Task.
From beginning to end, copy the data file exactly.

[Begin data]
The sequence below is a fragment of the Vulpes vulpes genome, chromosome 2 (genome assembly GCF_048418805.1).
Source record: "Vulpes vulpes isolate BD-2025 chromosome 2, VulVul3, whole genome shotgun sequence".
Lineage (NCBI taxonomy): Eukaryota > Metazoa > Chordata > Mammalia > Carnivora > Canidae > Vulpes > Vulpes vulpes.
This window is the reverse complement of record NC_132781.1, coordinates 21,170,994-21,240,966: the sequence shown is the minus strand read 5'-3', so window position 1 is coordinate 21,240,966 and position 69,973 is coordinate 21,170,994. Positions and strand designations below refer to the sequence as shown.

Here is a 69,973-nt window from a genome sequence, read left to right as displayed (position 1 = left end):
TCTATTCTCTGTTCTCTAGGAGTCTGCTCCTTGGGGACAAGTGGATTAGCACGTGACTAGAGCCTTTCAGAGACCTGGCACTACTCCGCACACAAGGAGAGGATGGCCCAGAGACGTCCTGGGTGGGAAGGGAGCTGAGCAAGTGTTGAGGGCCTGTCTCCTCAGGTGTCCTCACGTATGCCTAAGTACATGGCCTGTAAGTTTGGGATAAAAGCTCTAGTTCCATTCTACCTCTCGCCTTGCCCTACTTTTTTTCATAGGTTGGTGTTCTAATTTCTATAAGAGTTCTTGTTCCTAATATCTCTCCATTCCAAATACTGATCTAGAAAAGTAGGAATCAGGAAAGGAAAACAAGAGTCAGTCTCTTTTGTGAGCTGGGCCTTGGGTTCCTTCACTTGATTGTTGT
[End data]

The sequence below is a fragment of the Vulpes vulpes genome, chromosome 2 (genome assembly GCF_048418805.1).
Source record: "Vulpes vulpes isolate BD-2025 chromosome 2, VulVul3, whole genome shotgun sequence".
Lineage (NCBI taxonomy): Eukaryota > Metazoa > Chordata > Mammalia > Carnivora > Canidae > Vulpes > Vulpes vulpes.
This window is the reverse complement of record NC_132781.1, coordinates 21,170,994-21,240,966: the sequence shown is the minus strand read 5'-3', so window position 1 is coordinate 21,240,966 and position 69,973 is coordinate 21,170,994. Positions and strand designations below refer to the sequence as shown.

Here is a 69,973-nt window from a genome sequence, read left to right as displayed (position 1 = left end):
TCTATTCTCTGTTCTCTAGGAGTCTGCTCCTTGGGGACAAGTGGATTAGCACGTGACTAGAGCCTTTCAGAGACCTGGCACTACTCCGCACACAAGGAGAGGATGGCCCAGAGACGTCCTGGGTGGGAAGGGAGCTGAGCAAGTGTTGAGGGCCTGTCTCCTCAGGTGTCCTCACGTATGCCTAAGTACATGGCCTGTAAGTTTGGGATAAAAGCTCTAGTTCCATTCTACCTCTCGCCTTGCCCTACTTTTTTTCATAGGTTGGTGTTCTAATTTCTATAAGAGTTCTTGTTCCTAATATCTCTCCATTCCAAATACTGATCTAGAAAAGTAGGAATCAGGAAAGGAAAACAAGAGTCAGTCTCTTTTGTGAGCTGGGCCTTGGGTTCCTTCACTTGATTGTTGT